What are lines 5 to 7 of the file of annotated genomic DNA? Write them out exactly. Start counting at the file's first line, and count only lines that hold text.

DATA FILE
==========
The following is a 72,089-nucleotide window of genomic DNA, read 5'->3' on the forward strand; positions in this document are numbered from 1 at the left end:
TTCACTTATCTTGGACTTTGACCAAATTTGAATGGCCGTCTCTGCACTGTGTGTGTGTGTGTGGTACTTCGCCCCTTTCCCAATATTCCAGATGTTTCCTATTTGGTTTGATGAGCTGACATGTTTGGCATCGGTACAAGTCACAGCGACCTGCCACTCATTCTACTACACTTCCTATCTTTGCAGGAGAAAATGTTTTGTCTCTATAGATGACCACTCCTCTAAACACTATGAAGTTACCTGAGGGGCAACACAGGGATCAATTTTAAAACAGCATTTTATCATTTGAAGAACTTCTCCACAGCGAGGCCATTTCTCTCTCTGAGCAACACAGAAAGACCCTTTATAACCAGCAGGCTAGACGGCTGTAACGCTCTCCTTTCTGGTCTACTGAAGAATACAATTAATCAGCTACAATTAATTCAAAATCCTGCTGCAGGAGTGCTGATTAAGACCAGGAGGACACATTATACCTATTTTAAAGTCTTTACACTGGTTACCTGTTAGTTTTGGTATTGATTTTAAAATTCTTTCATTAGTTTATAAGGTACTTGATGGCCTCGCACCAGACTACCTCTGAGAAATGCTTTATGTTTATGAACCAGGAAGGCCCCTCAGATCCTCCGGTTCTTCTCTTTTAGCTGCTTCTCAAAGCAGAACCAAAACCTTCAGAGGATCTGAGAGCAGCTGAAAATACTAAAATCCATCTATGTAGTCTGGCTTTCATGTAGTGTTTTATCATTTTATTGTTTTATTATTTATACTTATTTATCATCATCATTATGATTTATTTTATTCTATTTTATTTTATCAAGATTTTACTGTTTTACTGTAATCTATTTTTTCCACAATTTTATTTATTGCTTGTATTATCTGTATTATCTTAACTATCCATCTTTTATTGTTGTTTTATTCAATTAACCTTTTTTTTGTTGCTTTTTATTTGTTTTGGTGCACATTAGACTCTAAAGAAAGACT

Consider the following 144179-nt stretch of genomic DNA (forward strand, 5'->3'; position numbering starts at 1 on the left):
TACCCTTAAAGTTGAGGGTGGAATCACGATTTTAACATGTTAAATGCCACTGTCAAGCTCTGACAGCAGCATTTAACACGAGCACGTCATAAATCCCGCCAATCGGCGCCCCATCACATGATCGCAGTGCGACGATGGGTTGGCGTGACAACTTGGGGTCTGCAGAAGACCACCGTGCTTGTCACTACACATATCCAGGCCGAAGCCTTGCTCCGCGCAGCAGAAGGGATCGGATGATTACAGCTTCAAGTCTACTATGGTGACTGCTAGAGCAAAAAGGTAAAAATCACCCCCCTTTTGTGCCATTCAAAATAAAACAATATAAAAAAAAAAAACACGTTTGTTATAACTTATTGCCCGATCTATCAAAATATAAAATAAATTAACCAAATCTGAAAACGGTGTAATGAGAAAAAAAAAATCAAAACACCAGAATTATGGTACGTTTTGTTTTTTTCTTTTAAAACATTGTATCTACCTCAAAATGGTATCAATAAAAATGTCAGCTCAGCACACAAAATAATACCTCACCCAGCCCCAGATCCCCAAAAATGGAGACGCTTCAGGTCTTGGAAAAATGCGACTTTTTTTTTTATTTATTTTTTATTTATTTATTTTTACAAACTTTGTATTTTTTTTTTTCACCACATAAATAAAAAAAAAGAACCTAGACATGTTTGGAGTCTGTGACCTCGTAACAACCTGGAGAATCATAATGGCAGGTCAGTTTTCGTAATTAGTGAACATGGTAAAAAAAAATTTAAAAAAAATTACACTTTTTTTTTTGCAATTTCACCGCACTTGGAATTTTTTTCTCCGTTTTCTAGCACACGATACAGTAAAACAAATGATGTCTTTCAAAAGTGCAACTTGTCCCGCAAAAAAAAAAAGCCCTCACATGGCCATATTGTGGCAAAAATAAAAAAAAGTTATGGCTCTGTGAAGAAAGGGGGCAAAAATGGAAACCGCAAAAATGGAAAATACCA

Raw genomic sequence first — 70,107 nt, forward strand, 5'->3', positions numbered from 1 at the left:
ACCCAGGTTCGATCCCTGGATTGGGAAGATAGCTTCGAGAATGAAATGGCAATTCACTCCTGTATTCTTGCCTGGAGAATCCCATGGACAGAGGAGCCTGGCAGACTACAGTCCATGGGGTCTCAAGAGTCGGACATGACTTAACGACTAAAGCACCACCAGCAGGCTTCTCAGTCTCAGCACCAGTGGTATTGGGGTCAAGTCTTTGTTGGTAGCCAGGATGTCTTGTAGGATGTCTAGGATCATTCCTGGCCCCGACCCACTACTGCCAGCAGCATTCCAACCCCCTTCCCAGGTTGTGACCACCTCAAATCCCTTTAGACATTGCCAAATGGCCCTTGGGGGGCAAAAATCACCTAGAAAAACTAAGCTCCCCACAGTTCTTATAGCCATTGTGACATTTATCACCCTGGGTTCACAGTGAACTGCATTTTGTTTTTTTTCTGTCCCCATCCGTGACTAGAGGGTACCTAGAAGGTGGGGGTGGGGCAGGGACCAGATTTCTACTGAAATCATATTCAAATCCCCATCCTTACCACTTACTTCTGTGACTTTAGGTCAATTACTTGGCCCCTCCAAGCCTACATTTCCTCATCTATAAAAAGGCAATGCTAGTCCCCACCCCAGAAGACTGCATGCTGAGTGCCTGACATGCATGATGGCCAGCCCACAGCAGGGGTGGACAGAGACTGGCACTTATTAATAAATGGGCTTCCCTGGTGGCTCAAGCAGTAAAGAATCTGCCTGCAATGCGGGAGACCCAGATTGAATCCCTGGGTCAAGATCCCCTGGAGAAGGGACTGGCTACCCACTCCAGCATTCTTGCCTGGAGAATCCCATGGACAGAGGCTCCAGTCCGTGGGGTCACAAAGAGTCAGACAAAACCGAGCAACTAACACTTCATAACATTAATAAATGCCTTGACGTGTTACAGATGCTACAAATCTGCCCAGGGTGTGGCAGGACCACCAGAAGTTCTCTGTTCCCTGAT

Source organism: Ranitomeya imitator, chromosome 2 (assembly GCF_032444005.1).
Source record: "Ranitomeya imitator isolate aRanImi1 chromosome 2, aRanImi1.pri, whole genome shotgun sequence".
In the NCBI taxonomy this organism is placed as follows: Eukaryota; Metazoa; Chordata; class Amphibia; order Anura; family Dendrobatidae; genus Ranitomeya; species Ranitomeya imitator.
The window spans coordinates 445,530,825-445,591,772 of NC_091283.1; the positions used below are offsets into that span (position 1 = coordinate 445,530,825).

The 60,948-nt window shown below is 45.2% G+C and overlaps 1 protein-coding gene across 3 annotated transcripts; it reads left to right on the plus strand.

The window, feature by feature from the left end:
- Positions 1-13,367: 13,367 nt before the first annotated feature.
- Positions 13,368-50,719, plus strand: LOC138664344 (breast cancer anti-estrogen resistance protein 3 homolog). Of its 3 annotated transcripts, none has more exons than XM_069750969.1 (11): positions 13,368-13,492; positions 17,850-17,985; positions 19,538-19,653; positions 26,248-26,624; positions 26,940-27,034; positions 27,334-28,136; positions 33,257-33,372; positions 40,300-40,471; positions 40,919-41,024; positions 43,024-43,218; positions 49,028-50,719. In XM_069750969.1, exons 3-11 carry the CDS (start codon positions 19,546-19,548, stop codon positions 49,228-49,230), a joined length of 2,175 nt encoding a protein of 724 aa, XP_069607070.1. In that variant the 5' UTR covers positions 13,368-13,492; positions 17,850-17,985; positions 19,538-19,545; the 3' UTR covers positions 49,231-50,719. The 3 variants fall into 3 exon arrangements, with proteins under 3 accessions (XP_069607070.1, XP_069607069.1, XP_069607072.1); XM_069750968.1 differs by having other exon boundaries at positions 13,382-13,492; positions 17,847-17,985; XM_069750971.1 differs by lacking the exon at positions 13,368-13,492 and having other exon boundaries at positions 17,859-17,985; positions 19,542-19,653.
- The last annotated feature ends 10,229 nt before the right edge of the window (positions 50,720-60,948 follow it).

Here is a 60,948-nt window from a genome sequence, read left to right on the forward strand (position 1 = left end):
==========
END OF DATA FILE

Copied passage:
Raw genomic sequence first — 70,107 nt, forward strand, 5'->3', positions numbered from 1 at the left:
ACCCAGGTTCGATCCCTGGATTGGGAAGATAGCTTCGAGAATGAAATGGCAATTCACTCCTGTATTCTTGCCTGGAGAATCCCATGGACAGAGGAGCCTGGCAGACTACAGTCCATGGGGTCTCAAGAGTCGGACATGACTTAACGACTAAAGCACCACCAGCAGGCTTCTCAGTCTCAGCACCAGTGGTATTGGGGTCAAGTCTTTGTTGGTAGCCAGGATGTCTTGTAGGATGTCTAGGATCATTCCTGGCCCCGACCCACTACTGCCAGCAGCATTCCAACCCCCTTCCCAGGTTGTGACCACCTCAAATCCCTTTAGACATTGCCAAATGGCCCTTGGGGGGCAAAAATCACCTAGAAAAACTAAGCTCCCCACAGTTCTTATAGCCATTGTGACATTTATCACCCTGGGTTCACAGTGAACTGCATTTTGTTTTTTTTCTGTCCCCATCCGTGACTAGAGGGTACCTAGAAGGTGGGGGTGGGGCAGGGACCAGATTTCTACTGAAATCATATTCAAATCCCCATCCTTACCACTTACTTCTGTGACTTTAGGTCAATTACTTGGCCCCTCCAAGCCTACATTTCCTCATCTATAAAAAGGCAATGCTAGTCCCCACCCCAGAAGACTGCATGCTGAGTGCCTGACATGCATGATGGCCAGCCCACAGCAGGGGTGGACAGAGACTGGCACTTATTAATAAATGGGCTTCCCTGGTGGCTCAAGCAGTAAAGAATCTGCCTGCAATGCGGGAGACCCAGATTGAATCCCTGGGTCAAGATCCCCTGGAGAAGGGACTGGCTACCCACTCCAGCATTCTTGCCTGGAGAATCCCATGGACAGAGGCTCCAGTCCGTGGGGTCACAAAGAGTCAGACAAAACCGAGCAACTAACACTTCATAACATTAATAAATGCCTTGACGTGTTACAGATGCTACAAATCTGCCCAGGGTGTGGCAGGACCACCAGAAGTTCTCTGTTCCCTGAT

Source organism: Ranitomeya imitator, chromosome 2 (assembly GCF_032444005.1).